opportunities for inter-country assistance, as seen during natural disasters
or localized disease outbreaks, may be curtailed once international spread has
begun and governments focus on protecting domestic populations.
What are the most
important warning signals that a pandemic is about to start?
The most important warning signal comes when clusters
of patients with clinical symptoms of influenza, closely related in time and
place, are detected, as this suggests human-to-human transmission is taking
place. For similar reasons, the detection of cases in health workers caring
for H5N1 patients would suggest human-to-human transmission. Detection of such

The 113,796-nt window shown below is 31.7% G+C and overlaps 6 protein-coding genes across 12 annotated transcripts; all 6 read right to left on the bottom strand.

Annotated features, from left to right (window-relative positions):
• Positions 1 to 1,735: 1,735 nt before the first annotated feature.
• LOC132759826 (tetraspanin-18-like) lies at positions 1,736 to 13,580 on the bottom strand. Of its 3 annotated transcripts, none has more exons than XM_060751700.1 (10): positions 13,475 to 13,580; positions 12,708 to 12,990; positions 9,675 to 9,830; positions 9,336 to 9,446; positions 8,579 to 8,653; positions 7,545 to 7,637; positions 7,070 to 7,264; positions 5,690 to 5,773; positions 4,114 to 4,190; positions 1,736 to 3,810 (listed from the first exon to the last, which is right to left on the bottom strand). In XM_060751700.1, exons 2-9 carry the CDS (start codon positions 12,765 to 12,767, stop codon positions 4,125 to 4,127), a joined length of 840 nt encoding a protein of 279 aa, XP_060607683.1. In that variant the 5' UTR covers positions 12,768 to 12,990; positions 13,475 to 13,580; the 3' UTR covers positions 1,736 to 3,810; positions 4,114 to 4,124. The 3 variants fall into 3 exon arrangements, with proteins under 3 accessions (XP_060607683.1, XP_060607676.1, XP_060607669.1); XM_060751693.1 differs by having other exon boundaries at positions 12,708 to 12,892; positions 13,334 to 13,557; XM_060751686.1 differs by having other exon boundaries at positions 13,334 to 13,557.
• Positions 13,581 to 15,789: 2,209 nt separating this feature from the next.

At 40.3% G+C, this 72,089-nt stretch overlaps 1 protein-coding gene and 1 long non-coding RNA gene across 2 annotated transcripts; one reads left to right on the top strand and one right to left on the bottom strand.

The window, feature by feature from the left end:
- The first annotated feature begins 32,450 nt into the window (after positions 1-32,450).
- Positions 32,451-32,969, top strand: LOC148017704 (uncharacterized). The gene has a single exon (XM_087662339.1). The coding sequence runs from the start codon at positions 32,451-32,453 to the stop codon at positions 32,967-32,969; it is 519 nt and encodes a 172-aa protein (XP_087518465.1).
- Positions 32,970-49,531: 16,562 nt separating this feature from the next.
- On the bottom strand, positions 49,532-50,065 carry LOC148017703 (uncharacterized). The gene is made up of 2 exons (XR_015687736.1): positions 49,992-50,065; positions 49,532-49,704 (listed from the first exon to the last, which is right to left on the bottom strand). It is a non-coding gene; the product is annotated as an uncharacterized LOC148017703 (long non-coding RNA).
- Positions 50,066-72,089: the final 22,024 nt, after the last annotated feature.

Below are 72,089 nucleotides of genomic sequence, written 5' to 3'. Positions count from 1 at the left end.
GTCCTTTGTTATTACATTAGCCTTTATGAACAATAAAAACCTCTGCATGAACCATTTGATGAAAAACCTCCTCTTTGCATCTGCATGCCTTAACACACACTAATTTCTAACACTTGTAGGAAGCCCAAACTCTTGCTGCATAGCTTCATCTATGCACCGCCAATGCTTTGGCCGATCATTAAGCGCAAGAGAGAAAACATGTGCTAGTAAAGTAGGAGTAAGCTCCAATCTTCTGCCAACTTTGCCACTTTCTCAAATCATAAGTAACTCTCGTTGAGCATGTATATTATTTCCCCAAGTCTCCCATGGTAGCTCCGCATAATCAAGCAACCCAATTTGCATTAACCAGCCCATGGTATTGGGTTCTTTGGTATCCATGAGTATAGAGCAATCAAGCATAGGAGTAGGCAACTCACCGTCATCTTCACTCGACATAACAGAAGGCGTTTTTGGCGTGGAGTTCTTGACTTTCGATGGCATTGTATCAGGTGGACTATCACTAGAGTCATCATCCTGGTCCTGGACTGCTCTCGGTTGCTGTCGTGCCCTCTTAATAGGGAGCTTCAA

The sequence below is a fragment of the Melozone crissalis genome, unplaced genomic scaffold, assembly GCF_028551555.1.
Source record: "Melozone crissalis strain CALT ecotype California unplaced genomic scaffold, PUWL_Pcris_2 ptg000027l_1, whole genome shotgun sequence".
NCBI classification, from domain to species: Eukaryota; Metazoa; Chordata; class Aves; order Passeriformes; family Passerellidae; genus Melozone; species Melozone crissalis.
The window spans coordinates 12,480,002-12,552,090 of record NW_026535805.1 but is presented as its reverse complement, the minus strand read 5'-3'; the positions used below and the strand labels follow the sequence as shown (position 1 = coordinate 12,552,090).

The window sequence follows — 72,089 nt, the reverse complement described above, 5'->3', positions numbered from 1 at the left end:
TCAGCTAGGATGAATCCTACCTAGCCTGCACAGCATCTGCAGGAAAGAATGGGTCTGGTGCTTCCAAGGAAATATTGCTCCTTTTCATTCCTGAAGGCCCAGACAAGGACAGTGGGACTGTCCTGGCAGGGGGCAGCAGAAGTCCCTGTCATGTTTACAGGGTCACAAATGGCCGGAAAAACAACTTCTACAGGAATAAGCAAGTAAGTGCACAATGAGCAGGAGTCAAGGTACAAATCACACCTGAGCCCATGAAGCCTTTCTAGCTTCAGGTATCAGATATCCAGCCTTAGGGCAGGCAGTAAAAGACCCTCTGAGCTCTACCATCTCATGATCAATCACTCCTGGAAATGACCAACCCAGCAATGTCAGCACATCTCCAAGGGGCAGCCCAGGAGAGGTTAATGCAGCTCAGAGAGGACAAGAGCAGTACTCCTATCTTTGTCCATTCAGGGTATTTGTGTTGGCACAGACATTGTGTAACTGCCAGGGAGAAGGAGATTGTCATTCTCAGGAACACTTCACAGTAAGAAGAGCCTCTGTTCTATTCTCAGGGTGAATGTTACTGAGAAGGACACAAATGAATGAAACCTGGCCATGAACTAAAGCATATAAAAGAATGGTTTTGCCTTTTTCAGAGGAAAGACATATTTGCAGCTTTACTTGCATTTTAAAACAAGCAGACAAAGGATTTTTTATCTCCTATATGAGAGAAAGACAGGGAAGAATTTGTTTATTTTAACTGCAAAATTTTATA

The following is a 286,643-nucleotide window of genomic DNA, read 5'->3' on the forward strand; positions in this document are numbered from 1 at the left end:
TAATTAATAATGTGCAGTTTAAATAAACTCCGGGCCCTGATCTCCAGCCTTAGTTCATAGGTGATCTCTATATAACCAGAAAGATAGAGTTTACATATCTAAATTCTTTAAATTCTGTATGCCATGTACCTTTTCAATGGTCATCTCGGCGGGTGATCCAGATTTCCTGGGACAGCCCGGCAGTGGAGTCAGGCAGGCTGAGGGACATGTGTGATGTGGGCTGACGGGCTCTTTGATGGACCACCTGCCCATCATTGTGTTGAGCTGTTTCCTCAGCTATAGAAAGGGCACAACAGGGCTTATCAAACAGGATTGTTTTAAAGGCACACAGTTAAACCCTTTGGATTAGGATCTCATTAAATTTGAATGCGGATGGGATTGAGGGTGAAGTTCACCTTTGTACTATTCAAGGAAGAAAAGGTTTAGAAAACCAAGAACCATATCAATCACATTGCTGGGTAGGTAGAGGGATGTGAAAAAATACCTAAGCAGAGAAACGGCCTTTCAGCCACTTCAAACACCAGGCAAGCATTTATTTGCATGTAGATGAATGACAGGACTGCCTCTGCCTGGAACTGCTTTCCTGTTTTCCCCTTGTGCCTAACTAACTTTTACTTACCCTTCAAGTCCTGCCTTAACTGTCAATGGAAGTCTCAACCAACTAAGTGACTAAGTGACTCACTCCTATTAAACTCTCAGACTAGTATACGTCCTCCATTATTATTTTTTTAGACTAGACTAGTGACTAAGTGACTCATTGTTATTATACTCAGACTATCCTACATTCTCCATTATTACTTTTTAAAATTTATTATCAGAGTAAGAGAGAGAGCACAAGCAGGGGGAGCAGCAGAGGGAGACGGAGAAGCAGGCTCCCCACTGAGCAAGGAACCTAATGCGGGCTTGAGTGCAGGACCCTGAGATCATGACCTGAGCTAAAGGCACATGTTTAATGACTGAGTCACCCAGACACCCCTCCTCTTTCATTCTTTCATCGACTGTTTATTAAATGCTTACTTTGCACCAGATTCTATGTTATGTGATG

events should be followed by immediate field investigation of every possible
case to confirm the diagnosis, identify the source, and determine whether human-to-human
transmission is occurring.
Studies of viruses, conducted by specialized WHO reference laboratories, can
corroborate field investigations by spotting genetic and other changes in the
virus indicative of an improved ability to infect humans. This is why WHO repeatedly
asks affected countries to share viruses with the international research community.
What is the status
of vaccine development and production?
Vaccines effective against a pandemic virus are
not yet available. Vaccines are produced each year for seasonal influenza but
will not protect against pandemic influenza. Although a vaccine against the
H5N1 virus is under development in several countries, no vaccine is ready for
commercial production and no vaccines are expected to be widely available until
several months after the start of a pandemic.
Some clinical trials are now under way to test whether experimental vaccines